and b) having to sloosh out the carpets after Peter had spent the night vomiting copiously over everything I own, including the file of 'family memorobilia', from which I need to salvage as much as I can. Poor Lizzie is so vomitophobic that she came birding with me before lunch rather than sit in the same house as Peter. We didn't see a lot really, except there was a constant stream of Eurasian Skylarks flying over, going south. We met Matt, who said there was a Snow Bunting in the stubble field with a big flock of Skylarks. And wowsers! It was a big flock of Skylarks - about 300 birds, and with another 300 or so flying off, my A-level Further Mathematics suggsts that's about 600 birds in all. Plus all the others going over without stopping. And yes, one of the birds flying south was the, or another Snow Bunting. Patch tick. Gooooodddd. Better... as we walked back home, among the Black-headed Gulls, Starlings and sundry other things going overhead, a Eurasian Woodcock! Another patch tick.

So, I spend most of the afternoon messing about. But I came across some old drawings. In my youth I tried to be an artist. Which was a shame, cos I'm no artist, but I could be a draftsman. Anyway, here's some rare birds I tried to draw.

1991 Waxham Lark Sparrow. Obviously not a stowaway.

1991 St Andrews Chimney Swift, with a Common Swift.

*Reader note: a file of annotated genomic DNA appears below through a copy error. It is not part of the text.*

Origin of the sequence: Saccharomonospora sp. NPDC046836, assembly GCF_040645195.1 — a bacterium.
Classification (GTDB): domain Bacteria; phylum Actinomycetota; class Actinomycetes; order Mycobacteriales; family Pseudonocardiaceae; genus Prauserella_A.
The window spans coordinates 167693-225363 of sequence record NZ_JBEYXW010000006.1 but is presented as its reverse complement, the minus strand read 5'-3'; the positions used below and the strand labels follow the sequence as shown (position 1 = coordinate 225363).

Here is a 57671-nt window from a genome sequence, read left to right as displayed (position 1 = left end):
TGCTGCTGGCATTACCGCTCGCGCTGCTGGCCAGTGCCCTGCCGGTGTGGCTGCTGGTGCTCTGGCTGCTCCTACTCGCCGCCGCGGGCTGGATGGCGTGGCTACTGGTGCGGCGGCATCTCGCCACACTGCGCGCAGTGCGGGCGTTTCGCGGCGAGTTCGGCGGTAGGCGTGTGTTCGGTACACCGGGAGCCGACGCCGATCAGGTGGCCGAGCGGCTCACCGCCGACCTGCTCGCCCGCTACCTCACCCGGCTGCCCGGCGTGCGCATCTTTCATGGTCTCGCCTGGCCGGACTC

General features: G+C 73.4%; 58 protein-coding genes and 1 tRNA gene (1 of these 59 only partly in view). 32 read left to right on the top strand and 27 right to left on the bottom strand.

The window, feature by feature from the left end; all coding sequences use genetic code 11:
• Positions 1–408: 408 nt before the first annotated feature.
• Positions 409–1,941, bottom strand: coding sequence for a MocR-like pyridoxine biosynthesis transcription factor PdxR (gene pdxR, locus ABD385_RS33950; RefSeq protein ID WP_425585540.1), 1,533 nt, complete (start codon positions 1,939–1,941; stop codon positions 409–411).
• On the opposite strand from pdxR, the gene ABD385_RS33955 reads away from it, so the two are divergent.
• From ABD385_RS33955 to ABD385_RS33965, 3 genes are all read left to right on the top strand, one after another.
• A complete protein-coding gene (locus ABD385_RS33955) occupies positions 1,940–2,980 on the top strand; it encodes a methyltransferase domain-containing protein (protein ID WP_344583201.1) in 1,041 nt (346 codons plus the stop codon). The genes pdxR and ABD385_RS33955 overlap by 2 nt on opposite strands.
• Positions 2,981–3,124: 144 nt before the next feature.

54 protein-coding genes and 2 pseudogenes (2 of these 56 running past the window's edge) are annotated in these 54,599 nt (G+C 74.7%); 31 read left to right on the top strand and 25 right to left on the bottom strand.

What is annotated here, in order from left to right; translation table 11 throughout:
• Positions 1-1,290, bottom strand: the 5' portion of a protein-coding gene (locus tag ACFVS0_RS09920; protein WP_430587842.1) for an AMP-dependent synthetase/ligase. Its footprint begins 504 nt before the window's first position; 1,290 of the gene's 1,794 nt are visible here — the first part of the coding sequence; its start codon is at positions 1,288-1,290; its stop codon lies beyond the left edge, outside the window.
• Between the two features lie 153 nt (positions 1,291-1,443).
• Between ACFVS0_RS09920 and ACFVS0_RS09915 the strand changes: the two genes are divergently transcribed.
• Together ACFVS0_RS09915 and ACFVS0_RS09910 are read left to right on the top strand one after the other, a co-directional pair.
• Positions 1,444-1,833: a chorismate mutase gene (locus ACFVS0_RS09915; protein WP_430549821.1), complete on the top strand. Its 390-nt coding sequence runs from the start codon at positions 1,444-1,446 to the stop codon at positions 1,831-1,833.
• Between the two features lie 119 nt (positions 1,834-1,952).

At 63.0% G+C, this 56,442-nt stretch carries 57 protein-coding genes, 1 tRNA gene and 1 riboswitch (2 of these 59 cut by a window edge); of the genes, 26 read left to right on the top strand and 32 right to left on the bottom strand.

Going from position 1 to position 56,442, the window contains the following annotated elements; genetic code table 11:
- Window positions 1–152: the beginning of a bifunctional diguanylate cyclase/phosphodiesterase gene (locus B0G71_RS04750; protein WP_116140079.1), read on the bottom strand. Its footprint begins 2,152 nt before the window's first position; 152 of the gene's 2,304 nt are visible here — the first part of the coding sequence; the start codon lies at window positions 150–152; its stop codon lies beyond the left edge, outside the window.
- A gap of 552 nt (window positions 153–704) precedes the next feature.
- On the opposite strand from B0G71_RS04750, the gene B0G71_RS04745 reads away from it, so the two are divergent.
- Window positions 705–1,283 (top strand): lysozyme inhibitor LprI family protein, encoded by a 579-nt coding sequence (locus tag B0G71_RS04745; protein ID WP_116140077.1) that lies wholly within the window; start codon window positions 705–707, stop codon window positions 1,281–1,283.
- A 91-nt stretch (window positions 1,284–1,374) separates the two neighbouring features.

A very unconvincing representation.

1989/90 Holkham Red-breasted Nuthatch.
With the passage of time, this is the only one that works for me.

Monday, November 17, 2008

Note to self...

... new notebook. My current one keeps dropping pages out - they don't make them like they used to. And I keep sellotaping pages back in. It's a recipe for disaster. There's no integrity there. I feel a huge Meinertzhagen fantasy revision of my entire note keeping system coming on. Anyway, yesterday

16th November 08
I popped over to Cape Verde and got a nice Razo Lark on the lawn of my hotel. Oooppps, there goes the Meinertzhagen thingy again. Stop it. Really, I was in Newtonhill, seeing... more Long-tailed Tits (5) Coal Tits, and Goldcrests, though tbh not as many Coal Tits and Goldcrests as in the past couple of weeks and I think maybe the autumn is finally coming to an end. Not before I score one more Sibe, hopefully. Whereas on last week's walk round the patch I got maybe 50 Goldcrests, today it was certainly less than 20.

Along Honeypot Lane at the Retreat, which was to be fair quite busy with Chaffinches and Blue Titmice and such, there was a single male Blackcap at the feeders. 3 Redpoll sp. flew over the track to the beach, and at the bottom of the track I met a fellow Newtonhill birder tick - Matt Parsons, who also had seen nothing very interesting today, but who had seen one of 'my' (or quite possibly a totally different one) Pallas's Leaf Warblers on Tuesday. There was a single Common Stonechat up the cliff sides. A quick look offshore (dead, 4 Northern Gannets and a few gulls of 4 spp hanging around the lobster boat) down there.